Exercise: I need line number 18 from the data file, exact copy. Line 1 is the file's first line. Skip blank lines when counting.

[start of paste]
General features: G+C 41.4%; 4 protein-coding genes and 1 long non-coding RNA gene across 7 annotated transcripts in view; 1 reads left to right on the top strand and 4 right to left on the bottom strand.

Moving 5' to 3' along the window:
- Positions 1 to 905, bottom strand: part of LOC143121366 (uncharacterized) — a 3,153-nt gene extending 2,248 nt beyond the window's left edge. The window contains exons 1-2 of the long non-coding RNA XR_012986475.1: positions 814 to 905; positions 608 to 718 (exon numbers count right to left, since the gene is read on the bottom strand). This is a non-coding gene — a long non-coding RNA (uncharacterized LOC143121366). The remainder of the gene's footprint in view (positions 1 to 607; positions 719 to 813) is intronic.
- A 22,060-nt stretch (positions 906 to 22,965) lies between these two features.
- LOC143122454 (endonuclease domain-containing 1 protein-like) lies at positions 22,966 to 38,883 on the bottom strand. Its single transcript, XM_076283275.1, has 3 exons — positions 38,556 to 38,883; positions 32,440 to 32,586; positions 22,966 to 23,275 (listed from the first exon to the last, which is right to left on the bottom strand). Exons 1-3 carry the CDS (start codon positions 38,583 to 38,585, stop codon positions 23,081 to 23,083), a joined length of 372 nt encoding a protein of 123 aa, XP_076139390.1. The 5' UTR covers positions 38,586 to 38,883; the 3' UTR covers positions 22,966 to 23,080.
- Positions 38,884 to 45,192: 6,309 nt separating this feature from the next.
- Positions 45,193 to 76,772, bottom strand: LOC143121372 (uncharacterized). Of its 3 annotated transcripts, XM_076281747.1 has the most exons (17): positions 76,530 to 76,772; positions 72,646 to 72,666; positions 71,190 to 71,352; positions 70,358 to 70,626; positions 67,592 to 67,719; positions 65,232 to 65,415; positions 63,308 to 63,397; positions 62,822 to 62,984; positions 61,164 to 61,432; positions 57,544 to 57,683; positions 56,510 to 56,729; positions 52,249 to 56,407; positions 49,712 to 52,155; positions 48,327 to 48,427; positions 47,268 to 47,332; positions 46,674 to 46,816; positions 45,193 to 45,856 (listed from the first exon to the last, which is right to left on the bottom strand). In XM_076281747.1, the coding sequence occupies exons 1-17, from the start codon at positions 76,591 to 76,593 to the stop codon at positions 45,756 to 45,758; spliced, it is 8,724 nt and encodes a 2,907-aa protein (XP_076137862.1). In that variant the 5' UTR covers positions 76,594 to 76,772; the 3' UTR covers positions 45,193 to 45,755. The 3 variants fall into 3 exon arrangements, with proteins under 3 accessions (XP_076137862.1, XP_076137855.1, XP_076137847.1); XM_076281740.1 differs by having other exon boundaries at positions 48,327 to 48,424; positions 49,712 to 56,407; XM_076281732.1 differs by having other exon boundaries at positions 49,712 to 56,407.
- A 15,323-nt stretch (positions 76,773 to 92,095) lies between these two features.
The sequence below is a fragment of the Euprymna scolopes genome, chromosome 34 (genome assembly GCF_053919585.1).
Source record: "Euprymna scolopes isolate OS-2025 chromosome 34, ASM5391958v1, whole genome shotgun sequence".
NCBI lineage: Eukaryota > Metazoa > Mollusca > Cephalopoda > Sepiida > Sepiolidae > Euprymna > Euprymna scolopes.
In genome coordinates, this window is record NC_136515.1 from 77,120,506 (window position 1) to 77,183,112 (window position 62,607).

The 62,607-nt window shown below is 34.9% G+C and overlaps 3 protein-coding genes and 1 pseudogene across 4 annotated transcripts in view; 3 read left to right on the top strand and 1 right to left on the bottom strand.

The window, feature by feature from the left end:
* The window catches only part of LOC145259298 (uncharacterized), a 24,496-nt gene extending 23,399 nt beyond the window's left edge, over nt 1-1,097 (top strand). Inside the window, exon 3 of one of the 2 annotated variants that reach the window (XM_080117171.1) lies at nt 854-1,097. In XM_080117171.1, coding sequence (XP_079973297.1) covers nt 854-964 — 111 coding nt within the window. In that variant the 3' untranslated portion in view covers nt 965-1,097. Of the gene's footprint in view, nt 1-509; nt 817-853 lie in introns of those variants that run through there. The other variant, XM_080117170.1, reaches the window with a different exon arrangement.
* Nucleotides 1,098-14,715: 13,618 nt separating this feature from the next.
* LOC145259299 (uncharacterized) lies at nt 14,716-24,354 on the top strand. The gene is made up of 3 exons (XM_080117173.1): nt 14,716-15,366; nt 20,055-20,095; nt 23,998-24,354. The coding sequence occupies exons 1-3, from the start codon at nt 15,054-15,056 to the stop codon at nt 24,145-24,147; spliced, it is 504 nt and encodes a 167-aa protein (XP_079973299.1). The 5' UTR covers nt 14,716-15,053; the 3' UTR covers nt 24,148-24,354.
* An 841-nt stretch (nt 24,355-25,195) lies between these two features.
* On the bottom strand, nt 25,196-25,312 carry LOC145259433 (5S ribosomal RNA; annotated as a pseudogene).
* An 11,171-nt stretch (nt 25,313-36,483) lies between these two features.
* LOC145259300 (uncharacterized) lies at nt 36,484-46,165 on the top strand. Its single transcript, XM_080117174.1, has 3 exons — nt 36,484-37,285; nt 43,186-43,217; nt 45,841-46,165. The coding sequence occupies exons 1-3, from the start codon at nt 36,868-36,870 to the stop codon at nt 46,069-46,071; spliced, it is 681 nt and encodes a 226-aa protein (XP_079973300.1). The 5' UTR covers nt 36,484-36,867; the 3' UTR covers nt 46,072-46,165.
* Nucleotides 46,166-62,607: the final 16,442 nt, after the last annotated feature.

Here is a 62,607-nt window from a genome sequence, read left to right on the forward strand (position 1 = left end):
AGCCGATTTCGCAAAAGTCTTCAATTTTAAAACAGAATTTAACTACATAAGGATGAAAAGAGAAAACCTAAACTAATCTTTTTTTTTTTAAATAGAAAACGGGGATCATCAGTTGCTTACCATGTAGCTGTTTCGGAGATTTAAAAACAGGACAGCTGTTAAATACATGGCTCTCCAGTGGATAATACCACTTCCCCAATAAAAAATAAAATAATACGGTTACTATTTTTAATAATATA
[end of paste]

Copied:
* An 841-nt stretch (nt 24,355-25,195) lies between these two features.